The 2001 film, Pearl Harbor, is the story of America’s forced entry into World War II. Rafe (Ben Affleck) and Danny (Josh Hartnett) are best friends. Rafe falls in love with Evelyn (Kate Beckinsale). Rafe is then transferred to England while Danny and Evelyn are transferred to Pearl Harbor. Things become complicated when Danny and Evelyn’s relationship becomes more than platonic. Then the Japanese attack.
This is a typical Michael Bay movie. The action and special effects are wonderful. The plot needs some tweaking.
Were the critics wrong? Not entirely. Comparisons to Titanic are inevitable (semi weak story, poorly written dialogue, major historical event, incredible special effects, etc). But where Titanic succeeds, Pearl Harbor fails.
Do I recommend this movie? If the audience is looking for historical accuracy, no. If they are looking for a typical Michael Bay film, yes.
In his speech earlier this week, President Obama spoke of fighting the terrorists that are responsible for the deaths of innocents around the world recently. The key phrase that he did not utter, and should have was “extremist Muslim terrorist”.
Hear no evil, see no evil, speak no evil.
While most people who adhere to the Islamic faith simply want to live their lives as normally and peacefully as possible, some of their religious compatriots have twisted their religion into an excuse to kill and destroy.
I completely disagree with with his choice of words. I understand what President Obama is trying to do, he is trying to smooth the waters as much as possible. However, when facing an enemy whose singular goal is to destroy the world, kill as many people as they can and then remake the world into their own image, our leaders must publicly and loudly take a stand against this kind of violence.
The Allies understood that during World War II. Led by Winston Churchill, Franklin Delano Roosevelt and Joseph Stalin, the Allies met at the Tehran Conference in 1943 t0 make a public stand against the Nazis and pull their resources together to win the war. The goal of the Nazi party was not that different from from Isis, Hezbollah, or any of the extremist Muslim groups that frequently make headlines. The difference was that the leaders of the then free world understood what was needed to ensure the freedom and security of future generations.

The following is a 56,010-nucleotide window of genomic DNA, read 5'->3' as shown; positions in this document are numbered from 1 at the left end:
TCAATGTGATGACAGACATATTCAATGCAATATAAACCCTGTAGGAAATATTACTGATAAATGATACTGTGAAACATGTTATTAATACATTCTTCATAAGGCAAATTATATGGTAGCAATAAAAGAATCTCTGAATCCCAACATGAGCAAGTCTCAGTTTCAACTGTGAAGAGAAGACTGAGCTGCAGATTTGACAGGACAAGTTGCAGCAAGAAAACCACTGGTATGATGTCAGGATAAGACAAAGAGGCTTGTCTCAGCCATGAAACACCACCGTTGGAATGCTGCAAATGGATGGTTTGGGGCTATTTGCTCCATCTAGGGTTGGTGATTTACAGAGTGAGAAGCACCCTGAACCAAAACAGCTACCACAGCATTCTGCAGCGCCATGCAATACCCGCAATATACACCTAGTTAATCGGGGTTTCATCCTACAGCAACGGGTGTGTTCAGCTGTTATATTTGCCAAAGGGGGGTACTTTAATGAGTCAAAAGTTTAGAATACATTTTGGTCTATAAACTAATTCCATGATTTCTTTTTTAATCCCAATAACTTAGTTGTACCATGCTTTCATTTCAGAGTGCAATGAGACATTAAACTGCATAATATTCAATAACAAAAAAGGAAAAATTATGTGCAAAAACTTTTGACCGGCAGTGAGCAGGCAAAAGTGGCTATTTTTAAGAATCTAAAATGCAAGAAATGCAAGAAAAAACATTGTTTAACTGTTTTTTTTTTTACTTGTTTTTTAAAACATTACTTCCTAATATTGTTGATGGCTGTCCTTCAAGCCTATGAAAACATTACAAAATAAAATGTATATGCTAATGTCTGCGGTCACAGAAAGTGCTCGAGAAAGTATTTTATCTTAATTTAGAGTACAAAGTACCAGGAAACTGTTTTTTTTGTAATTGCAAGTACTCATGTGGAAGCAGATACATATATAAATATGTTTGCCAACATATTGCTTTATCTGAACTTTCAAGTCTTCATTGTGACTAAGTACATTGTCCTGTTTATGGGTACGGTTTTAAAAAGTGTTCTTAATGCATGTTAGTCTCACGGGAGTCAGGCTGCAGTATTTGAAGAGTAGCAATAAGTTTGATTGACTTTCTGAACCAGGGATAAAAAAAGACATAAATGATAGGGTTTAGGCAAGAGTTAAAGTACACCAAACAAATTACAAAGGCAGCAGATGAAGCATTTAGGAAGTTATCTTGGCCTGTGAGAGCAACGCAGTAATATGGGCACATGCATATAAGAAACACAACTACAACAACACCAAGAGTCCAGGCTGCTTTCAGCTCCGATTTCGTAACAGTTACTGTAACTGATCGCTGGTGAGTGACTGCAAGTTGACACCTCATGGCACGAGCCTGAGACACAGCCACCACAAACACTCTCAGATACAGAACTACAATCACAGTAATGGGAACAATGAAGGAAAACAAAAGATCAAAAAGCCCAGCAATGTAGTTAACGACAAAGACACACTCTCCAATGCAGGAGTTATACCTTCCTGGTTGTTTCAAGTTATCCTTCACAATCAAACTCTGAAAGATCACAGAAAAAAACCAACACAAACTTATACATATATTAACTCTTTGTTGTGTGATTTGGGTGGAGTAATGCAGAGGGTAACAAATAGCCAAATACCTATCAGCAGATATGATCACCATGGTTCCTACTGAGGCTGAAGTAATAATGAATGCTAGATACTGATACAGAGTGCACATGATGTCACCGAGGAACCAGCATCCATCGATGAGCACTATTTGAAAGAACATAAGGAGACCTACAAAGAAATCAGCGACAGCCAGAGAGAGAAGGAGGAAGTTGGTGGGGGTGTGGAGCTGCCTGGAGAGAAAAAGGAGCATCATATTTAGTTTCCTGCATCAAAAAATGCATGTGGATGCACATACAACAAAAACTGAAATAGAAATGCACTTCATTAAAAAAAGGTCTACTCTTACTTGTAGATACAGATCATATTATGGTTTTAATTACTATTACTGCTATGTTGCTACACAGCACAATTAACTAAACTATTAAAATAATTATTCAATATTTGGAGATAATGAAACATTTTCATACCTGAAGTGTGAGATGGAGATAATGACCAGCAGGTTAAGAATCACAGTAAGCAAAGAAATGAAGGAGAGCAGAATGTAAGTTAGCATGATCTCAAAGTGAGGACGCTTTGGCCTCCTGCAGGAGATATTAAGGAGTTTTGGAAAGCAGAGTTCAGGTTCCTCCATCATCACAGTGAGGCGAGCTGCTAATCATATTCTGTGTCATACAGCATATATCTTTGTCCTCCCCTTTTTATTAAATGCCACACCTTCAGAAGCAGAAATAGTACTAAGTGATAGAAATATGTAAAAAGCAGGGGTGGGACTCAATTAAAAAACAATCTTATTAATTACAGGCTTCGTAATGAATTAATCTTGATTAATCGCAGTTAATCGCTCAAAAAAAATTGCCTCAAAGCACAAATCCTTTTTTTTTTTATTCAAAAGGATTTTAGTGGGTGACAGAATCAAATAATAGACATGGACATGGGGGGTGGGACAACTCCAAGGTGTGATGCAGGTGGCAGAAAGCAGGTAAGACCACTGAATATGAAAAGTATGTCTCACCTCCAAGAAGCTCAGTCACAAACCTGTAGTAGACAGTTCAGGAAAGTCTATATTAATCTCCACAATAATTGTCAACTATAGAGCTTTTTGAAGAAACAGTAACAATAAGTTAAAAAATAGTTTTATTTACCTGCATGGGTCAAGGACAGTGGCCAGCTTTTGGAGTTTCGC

President Obama seems to have his head in the sand in regards to this issue. I wonder what the history book will say about him in the future. Will be he remembered as the Bill Clinton of his era or the Jimmy Carter of his era? I suspect that many people of this generation will look at him the way that Americans of the late 1970’s and early 1980’s looked at Jimmy Carter.
PBS has become a staple of my Sunday night television viewing, thanks to Downton Abbey.
But with the American premiere of Downton Abbey several months away, PBS still keeps rolling out great programming to keep their audience entertained until January.
Tonight, PBS aired the first episode of The Roosevelts: An Intimate History. This multi part miniseries follows the lives of former Theodore Roosevelt, his niece Eleanor Roosevelt and her husband, former President Franklin Delano Roosevelt. Using a single narrative as the structure of the documentary, Ken Burns and his team start with the birth of Theodore in the 1850’s and will end with the death of Eleanor in the 1960’s.
It is more than a stiff and predictable documentary. Using pictures, archival footage, newspaper accounts of the day and personal letters and diaries, these three giants of American history are brought back to life. Another stroke of genius was to use notable actors to record the personal writing of the three subjects. Paul Giamatti is the voice of Theodore, Meryl Streep is the voice of Eleanor and Edward Hermann is the voice of Franklin.
I was so enthralled that I thought it was a fictional Shakespearean drama, not a real life story of one of the greatest political families that this country has ever seen. I highly recommend it and I am looking forward to the next chapter tomorrow night.